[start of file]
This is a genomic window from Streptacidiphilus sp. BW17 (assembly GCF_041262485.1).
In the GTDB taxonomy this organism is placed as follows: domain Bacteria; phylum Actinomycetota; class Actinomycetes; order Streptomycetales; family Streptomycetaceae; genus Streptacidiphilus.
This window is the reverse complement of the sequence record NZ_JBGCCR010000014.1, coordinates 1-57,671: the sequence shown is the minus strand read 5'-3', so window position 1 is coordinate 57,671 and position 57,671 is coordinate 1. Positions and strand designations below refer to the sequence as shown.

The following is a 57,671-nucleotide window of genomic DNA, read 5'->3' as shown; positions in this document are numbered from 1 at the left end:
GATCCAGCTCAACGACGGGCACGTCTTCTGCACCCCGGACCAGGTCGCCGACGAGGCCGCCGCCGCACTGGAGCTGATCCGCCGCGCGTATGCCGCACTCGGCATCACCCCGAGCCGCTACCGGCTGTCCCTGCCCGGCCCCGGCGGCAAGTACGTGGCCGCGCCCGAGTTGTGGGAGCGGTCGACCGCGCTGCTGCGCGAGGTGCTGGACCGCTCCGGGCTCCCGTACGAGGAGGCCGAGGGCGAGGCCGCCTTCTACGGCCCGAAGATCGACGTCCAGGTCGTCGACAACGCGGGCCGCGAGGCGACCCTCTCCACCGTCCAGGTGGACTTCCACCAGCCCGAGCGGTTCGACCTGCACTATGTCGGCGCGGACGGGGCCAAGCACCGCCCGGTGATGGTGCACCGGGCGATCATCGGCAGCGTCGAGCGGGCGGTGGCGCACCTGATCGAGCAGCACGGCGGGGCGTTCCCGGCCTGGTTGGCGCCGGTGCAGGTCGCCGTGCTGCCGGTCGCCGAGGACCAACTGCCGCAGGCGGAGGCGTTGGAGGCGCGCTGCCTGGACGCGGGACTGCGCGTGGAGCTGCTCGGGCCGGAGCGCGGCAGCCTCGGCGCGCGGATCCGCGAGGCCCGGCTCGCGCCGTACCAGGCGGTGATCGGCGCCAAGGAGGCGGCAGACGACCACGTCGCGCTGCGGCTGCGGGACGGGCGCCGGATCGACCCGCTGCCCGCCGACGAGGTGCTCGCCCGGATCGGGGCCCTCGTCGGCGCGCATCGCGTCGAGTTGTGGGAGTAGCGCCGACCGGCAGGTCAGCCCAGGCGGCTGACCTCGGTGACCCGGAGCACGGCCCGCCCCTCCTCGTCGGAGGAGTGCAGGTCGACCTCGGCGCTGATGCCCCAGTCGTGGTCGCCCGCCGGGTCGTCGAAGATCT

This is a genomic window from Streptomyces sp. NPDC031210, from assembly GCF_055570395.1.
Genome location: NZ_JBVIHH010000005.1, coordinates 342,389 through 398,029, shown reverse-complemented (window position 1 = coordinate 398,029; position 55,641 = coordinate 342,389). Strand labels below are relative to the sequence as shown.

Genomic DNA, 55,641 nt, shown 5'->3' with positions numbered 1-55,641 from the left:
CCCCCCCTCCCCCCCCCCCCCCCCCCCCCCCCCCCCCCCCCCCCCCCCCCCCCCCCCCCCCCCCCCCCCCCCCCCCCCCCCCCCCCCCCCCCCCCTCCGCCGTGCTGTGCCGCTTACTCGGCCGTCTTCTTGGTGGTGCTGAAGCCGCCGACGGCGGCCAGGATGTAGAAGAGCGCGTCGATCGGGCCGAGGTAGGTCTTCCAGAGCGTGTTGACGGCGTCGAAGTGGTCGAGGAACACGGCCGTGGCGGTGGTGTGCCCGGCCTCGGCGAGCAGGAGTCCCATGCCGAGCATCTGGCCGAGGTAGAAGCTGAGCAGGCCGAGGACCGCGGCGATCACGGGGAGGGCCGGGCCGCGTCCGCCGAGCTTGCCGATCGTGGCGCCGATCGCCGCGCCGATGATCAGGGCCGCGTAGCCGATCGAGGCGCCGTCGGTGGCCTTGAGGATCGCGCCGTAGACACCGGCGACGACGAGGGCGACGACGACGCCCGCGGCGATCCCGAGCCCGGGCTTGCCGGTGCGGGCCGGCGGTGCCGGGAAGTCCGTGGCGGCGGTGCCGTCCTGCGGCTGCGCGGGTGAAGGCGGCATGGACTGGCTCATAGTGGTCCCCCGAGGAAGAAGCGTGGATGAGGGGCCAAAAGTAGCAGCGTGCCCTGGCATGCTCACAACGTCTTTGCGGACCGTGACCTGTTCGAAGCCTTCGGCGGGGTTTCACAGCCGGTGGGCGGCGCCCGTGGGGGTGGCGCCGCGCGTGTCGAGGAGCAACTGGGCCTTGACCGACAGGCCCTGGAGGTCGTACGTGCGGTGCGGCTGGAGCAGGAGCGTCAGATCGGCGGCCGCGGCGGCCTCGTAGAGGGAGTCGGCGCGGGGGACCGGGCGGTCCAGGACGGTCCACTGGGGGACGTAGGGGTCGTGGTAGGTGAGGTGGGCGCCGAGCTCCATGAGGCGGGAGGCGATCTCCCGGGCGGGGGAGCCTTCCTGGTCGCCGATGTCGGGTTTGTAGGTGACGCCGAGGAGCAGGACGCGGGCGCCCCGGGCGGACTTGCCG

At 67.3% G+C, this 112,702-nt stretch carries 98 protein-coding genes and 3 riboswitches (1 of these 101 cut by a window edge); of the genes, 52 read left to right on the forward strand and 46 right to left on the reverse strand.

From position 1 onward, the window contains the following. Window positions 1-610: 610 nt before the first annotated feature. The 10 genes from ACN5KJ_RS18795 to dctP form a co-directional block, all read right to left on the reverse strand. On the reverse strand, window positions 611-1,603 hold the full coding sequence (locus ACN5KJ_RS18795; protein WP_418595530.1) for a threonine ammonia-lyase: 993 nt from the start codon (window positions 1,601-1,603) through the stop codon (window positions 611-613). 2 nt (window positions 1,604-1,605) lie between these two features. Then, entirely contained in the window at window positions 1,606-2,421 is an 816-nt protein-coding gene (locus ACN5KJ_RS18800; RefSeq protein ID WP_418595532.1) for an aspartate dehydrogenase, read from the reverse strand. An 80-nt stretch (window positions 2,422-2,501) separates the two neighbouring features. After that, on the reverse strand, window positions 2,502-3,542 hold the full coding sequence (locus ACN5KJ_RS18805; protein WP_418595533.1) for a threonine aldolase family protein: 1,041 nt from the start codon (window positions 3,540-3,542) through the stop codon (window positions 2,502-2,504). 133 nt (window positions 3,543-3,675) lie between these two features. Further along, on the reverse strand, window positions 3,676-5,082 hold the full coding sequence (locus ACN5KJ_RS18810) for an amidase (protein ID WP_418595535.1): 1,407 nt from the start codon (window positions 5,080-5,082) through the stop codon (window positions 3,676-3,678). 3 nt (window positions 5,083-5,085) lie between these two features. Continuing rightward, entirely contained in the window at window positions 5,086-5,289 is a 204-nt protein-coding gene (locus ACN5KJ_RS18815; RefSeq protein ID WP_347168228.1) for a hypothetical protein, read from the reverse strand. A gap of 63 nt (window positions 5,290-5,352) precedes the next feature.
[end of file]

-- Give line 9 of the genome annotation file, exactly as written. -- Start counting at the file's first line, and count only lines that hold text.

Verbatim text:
CCCCCCCTCCCCCCCCCCCCCCCCCCCCCCCCCCCCCCCCCCCCCCCCCCCCCCCCCCCCCCCCCCCCCCCCCCCCCCCCCCCCCCCCCCCCCCCTCCGCCGTGCTGTGCCGCTTACTCGGCCGTCTTCTTGGTGGTGCTGAAGCCGCCGACGGCGGCCAGGATGTAGAAGAGCGCGTCGATCGGGCCGAGGTAGGTCTTCCAGAGCGTGTTGACGGCGTCGAAGTGGTCGAGGAACACGGCCGTGGCGGTGGTGTGCCCGGCCTCGGCGAGCAGGAGTCCCATGCCGAGCATCTGGCCGAGGTAGAAGCTGAGCAGGCCGAGGACCGCGGCGATCACGGGGAGGGCCGGGCCGCGTCCGCCGAGCTTGCCGATCGTGGCGCCGATCGCCGCGCCGATGATCAGGGCCGCGTAGCCGATCGAGGCGCCGTCGGTGGCCTTGAGGATCGCGCCGTAGACACCGGCGACGACGAGGGCGACGACGACGCCCGCGGCGATCCCGAGCCCGGGCTTGCCGGTGCGGGCCGGCGGTGCCGGGAAGTCCGTGGCGGCGGTGCCGTCCTGCGGCTGCGCGGGTGAAGGCGGCATGGACTGGCTCATAGTGGTCCCCCGAGGAAGAAGCGTGGATGAGGGGCCAAAAGTAGCAGCGTGCCCTGGCATGCTCACAACGTCTTTGCGGACCGTGACCTGTTCGAAGCCTTCGGCGGGGTTTCACAGCCGGTGGGCGGCGCCCGTGGGGGTGGCGCCGCGCGTGTCGAGGAGCAACTGGGCCTTGACCGACAGGCCCTGGAGGTCGTACGTGCGGTGCGGCTGGAGCAGGAGCGTCAGATCGGCGGCCGCGGCGGCCTCGTAGAGGGAGTCGGCGCGGGGGACCGGGCGGTCCAGGACGGTCCACTGGGGGACGTAGGGGTCGTGGTAGGTGAGGTGGGCGCCGAGCTCCATGAGGCGGGAGGCGATCTCCCGGGCGGGGGAGCCTTCCTGGTCGCCGATGTCGGGTTTGTAGGTGACGCCGAGGAGCAGGACGCGGGCGCCCCGGGCGGACTTGCCG